Food Fridays: Dendeng

Food Fridays
When I ask Indonesians what different areas of their country are famous for they usually say Jakarta is fashion and Bali is for tourists. But Medan, while not the most aestetically pleasing city in Indonesia, is almost always synonymous with food. Whether it’s someone from Java or Kalimantan most Indonesians agree that Medan is a culinary paradise. It’s got its own styles and takes on other Indonesian dishes and along with Padang it makes Sumatra a great place to try real traditional Indonesian food. That’s why I’ve started to share some of the food I am eating in what I’ll call Food Fridays! A couple of weeks ago it was Sate Padang.

Dendeng
I went to a spot that my roommate suggested a few weeks back. Normally, I would get a famous Indonesian dish called rendeng but tonight it was “habis” or finished! He gave me dendeng instead. Dendeng is thin sliced pieces of dried meat. It isn’t that different from what most of us know as jerky. It’s tough and chewy but pretty delicious. In the style found here it’s usually covered in a red chili sauce and served with rice and vegetables. This is another specialty from Padang, West Sumatra. It’s not nearly my favorite thing to eat in Medan but it’s nice every now and then.

Indonesian food Dendeng

It doesn't look like much... and it's not

Banda Aceh and the Tsunami Sites

Before I go any further. For reading purposes. Aceh is pronounced: “AH-chay”

I wanted to see more of Banda Aceh so on my final morning in Aceh I rented a motorcycle and after eating a quick breakfast I made the 17k trip into the city center. I was armed with only a simple tourist map written in only Indonesian. My first stop was the tsunami museum. Many of the exhibits were closed but I got to see a little bit about the post tsunami damage and efforts of restoration. Unfortunately, most of the exhibits were in Indonesian only and only a few had English. The museum opened in 2007 and admission is free.

Aceh Tsunami museum

Aceh Tsunami Museum opened in 2007

After the museum a few local school girls helped me find an internet cafe. They hopped on their bikes in pairs and I followed them down the street. I took care of some website business then crossed the street to a travel agent to book a flight back to Medan for the following day.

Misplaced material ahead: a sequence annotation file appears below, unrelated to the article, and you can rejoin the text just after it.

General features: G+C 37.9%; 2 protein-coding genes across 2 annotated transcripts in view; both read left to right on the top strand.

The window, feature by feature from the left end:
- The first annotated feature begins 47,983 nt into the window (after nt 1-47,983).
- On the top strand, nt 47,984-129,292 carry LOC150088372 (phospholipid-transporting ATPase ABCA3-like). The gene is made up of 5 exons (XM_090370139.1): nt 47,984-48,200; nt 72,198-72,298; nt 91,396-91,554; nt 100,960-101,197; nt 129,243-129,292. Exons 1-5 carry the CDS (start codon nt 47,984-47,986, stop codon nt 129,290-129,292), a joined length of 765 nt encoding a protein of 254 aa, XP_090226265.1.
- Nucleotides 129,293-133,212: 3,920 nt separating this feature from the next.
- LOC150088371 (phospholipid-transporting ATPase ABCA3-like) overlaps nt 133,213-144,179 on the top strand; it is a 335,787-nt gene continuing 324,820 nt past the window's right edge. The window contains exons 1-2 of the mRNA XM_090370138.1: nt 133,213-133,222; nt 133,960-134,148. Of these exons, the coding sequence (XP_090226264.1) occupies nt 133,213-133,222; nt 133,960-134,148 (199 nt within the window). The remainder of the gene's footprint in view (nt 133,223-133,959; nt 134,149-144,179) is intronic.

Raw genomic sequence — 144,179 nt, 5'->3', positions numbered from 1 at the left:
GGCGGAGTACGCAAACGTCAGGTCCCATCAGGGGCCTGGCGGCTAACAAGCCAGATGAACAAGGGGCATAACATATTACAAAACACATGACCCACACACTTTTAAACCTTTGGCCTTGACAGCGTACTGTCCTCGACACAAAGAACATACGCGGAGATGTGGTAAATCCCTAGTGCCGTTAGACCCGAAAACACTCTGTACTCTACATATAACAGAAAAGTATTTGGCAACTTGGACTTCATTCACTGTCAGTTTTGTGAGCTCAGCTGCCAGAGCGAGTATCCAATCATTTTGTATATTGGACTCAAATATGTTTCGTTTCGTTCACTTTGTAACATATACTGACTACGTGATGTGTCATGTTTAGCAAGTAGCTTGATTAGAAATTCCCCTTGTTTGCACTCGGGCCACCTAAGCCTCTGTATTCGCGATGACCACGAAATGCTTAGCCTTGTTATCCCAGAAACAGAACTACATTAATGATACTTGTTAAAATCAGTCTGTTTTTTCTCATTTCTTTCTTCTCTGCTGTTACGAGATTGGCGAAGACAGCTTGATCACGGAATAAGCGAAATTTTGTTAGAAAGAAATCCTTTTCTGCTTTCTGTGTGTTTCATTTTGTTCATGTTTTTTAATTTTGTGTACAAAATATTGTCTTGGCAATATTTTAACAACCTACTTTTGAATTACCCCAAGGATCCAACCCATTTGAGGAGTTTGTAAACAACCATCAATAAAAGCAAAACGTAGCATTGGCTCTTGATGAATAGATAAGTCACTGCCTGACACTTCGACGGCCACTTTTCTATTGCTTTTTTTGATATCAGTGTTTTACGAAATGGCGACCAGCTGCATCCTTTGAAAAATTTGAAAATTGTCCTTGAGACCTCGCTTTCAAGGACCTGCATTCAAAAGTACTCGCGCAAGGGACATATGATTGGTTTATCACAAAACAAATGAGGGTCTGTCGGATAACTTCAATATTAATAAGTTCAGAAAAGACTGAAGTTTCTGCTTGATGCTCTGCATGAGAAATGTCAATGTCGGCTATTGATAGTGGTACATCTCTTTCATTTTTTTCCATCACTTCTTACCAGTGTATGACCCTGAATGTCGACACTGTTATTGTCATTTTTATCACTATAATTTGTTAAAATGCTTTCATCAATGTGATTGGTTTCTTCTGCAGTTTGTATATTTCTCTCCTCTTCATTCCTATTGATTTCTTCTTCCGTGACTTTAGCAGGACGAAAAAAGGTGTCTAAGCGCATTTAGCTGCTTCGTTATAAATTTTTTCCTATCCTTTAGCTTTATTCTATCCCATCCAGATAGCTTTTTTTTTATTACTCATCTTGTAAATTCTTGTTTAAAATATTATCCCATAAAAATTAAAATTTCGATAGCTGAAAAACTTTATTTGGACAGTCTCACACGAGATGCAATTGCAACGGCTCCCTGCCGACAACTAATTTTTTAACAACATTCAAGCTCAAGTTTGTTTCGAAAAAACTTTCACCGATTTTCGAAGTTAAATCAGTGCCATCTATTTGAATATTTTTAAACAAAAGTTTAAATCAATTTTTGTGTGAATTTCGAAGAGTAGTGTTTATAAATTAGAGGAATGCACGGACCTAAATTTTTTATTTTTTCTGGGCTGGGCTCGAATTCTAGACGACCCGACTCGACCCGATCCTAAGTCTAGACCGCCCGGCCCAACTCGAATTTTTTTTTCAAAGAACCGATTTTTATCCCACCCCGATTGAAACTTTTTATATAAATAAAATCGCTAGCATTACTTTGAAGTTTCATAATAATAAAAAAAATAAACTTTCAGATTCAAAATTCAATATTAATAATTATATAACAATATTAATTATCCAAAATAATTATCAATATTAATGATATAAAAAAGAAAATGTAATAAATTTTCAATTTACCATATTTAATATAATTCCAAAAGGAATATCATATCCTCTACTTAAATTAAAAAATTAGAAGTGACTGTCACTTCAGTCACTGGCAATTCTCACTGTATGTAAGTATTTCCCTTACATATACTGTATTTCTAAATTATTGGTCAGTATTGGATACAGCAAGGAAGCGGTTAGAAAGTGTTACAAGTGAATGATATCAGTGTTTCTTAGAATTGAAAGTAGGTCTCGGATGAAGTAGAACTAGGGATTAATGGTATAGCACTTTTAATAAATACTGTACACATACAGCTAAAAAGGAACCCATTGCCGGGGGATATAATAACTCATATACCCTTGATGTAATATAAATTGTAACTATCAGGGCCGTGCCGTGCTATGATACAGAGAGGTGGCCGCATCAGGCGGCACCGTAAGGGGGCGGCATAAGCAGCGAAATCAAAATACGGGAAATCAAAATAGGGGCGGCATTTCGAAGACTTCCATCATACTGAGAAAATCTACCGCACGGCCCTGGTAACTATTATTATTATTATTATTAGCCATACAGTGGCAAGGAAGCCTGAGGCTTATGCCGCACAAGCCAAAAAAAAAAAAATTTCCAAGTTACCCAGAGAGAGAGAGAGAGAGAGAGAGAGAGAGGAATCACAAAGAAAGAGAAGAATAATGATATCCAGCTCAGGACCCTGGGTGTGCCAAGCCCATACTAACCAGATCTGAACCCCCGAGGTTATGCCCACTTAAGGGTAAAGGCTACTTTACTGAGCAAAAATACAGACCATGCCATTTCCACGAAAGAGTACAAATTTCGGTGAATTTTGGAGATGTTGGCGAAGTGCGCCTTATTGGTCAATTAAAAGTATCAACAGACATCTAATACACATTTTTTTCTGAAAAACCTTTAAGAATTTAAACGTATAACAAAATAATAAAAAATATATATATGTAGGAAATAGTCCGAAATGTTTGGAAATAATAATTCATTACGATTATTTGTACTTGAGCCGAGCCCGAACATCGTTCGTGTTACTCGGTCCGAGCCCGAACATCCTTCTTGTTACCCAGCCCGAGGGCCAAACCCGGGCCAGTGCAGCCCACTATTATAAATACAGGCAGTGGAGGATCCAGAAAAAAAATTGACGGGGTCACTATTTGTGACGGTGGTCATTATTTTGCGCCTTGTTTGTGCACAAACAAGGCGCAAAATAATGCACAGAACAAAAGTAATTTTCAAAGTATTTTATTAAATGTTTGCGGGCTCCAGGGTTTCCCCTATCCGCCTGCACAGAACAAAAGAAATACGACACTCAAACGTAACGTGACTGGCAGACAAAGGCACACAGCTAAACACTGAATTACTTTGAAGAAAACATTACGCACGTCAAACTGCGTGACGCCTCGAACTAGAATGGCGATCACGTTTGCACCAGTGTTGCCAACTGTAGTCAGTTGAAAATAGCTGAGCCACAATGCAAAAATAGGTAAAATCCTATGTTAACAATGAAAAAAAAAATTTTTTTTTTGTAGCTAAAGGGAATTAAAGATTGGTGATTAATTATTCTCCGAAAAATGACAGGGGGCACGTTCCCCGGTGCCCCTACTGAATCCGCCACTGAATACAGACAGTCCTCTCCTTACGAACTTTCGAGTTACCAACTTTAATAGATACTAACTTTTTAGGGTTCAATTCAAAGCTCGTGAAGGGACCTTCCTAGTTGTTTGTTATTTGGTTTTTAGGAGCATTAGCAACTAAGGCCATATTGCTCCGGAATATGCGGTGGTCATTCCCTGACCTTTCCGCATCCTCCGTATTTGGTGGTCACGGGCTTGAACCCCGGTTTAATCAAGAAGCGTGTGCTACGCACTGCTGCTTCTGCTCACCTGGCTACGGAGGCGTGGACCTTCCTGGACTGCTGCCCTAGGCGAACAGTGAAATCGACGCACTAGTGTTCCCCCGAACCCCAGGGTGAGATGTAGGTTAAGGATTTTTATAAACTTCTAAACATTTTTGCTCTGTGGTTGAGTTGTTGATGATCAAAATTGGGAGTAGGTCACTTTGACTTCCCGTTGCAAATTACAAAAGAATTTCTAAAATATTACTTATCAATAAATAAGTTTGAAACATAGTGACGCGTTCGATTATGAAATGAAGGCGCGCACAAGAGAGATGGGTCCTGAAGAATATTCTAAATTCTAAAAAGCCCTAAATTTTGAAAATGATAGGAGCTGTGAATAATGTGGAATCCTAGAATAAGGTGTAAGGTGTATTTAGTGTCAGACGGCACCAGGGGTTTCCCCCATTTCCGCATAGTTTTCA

My next order of business was to find a power generator vessel that came ashore during the tsunami. Unfortunately, I was unsuccessful as it was tucked away in a residential area. I then headed off in search of the grand mosque.

Since the map was labelled in Indonesian I wasn’t sure what much of it said so on my way to the mosque I accidentally came across the Aceh Thanks the World memorial park. After the December 26, 2004 Indian Ocean (Boxing Day) earthquake and tsunami disaster, Banda Aceh was completely devastated. The maps that showed how far inland the waves damaged was incredible. Indonesia alone suffered anywhere between 170,000-220,000 of the 200,000-300,000 total deaths from this disaster. The province of Aceh alone had a death toll of nearly 100,000. There was a huge response to this tragedy around the world and in order to show its gratitude Aceh built a memorial park with a large wave monument and individual plaques to each country who gave support.

Aceh Thanks the World

Aceh Thanks the World

I spent some time in the park reflecting back on December 27th, the morning after the disaster. I vividly remember sitting by the computer reading articles and following message boards. I had never donated to a disaster prior to the tsunami but I felt compelled to and have done my best to give at least something when a major disaster happens. I remember not even knowing about Banda Aceh prior to the tsunami and here I was 6.5 years later standing in the city center that didn’t exist when I first learned about the place.

Aceh thanks the USA

Aceh thanks the United States of America

After taking a walk through the park and reading all the plaques dedicated to each country, I hopped back on my bike and headed for the mosque. The grand mosques in Sumatra have a Dutch colonial look to them. They are massive and a gathering place for Muslim men and women at almost all hours of the night and day. An afternoon call to prayer was being announced as I parked my bike and walked into the yard. I get looks when I’m in the city but I seemed to get extra attention inside the mosque compound. I wasn’t dressed appropriately to enter so I just hovered around outside and took photos.

Grand mosque Banda Aceh

Mesjid Raya Baiturrahman

I was hungry and since Sharia law in the Aceh province makes it illegal for Muslim and non-Muslims to consume food and drink during fasting hours, I had to be discrete about it. I headed back to the beach and had a quick lunch at the bungalows then returned to Banda Aceh. It was a nice ride so I didn’t mind doing it.

Joel's Bungalow

A nice discrete afternoon lunch to break fasting.

I wanted to try and locate the power generator vessel that was carried through Banda Aceh into its final resting point where it is today. My second attempt was more fruitful and right in the middle of a residential community was this enormous power generator. The museum and the memorial were interesting but the devastation really hit home when I saw this giant ship that was quite a few kilometers inland from the Indian Ocean laying in between a bunch of houses. Then sadness sets in when I realized this vessel rested on top of several homes killing the families that lived there. They’ve put the vessel to good use and it gives power to Banda Aceh.

Power generator vessel

Power generator vessel